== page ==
In those moments, perhaps you’ve been tempted to believe that parents should leave it to the religious experts—the pastors and preachers; the Sunday school superintendents and teachers.

But God has involved parents in teaching the faith since the time of Moses.

Before the nation entered the Promised Land, Moses spoke to the assembly. He reminded the people of God’s commandments and laws. He said: “These commandments that I am giving you today are to be upon your hearts. Impress them on your children” (Deut. 6:6–7).

Upon entering the Promised Land, parents would be responsible for the religious education of their children.

I imagine many mothers and fathers felt a weight of responsibility bearing down on them. Impress God’s commandments on their children? How would they do that? For starters, there were 613 commandments, laws, and regulations! Where would they begin? And the word ‘impressed’ implied skill and depth. The word is used of the Ten Commandments that were engraved on stone tablets. Impressions aren’t made overnight. They’re chiseled by an experienced craftsman, bit by bit, in order to make a deep and lasting impression. As these mothers and fathers entered a new land, they were given a new educational mandate: Teach your children about God.

But parents today live under grace, not law. And that makes all the difference. We are not engraving a long list of rules and regulations on our children; we are engraving a love for God in response to his grace.

As Christian parents living in the twenty-first century, we have the responsibility to share our faith with our kids. But we do not carry this weight of responsibility alone. The Holy Spirit guides us and encourages us every step of the way. In his book, Our Father Abraham, Marvin Wilson says:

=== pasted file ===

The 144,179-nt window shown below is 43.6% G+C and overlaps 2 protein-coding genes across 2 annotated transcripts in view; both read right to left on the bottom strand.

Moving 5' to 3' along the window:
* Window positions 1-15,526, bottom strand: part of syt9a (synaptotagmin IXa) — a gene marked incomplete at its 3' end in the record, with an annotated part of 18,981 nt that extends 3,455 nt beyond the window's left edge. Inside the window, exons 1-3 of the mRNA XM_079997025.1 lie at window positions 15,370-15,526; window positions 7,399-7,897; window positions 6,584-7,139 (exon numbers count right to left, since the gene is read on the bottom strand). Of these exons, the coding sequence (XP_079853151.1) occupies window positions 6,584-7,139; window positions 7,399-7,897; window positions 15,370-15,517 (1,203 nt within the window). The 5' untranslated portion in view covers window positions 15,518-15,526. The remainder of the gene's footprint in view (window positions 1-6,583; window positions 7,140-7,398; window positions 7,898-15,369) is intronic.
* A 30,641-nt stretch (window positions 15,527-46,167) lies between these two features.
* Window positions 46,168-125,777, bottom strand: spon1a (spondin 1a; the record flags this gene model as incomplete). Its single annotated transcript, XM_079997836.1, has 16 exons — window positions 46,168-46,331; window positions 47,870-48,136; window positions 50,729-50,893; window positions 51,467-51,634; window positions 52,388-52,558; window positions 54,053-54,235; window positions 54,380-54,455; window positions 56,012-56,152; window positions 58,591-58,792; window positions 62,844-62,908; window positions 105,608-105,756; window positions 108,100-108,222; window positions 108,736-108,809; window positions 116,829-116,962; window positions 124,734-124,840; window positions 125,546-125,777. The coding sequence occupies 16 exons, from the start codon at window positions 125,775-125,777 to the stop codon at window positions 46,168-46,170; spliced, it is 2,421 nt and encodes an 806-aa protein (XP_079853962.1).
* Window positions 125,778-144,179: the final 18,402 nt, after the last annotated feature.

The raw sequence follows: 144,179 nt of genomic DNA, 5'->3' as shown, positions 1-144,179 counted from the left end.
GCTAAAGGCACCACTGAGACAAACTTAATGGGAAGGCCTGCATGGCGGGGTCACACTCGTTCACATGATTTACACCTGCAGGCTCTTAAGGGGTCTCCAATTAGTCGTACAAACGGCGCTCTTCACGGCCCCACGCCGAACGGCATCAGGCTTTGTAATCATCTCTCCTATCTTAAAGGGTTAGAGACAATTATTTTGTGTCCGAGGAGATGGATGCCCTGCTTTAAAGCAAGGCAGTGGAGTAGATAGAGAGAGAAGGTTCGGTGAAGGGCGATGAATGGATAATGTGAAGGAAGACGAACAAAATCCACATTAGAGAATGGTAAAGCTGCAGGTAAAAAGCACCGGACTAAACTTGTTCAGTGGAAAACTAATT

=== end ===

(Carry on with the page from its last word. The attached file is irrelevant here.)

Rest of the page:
“For various reasons—ignorance, convenience, or default of responsibility—the Church has often taken the place of the family. But the Church was never intended to be a substitute for the home. Nothing in God’s plan has ever replaced the home as bearing primary responsibility for imparting Christian values and insuring godly nourishment and growth for each family member.”

Study: Read Deuteronomy 6:20–25. What does Moses tell parents to do when their children ask them about the meaning of the laws that God commanded?

Reflect: Do you feel confident or do you feel insecure when it comes to teaching your kids about God? Why or why not?

Apply: Including yourself, list all of the places and people from whom your kids are presently learning about God. Pray and thank God for ministries and people who pour into your children. Ask God for wisdom as you persevere in impressing your kids with God.

 Dr. Patricia Batten, Ranked Adjunct Assistant Professor of Preaching and Associate Director of the Haddon W. Robinson Center for Preaching, has taught at Gordon-Conwell for over fifteen years while pastoring local churches. She has recently focused on encouraging preachers to think about people with disabilities as they prepare their sermons, and she is the author of Parenting by Faith: What Jesus Said to Parents.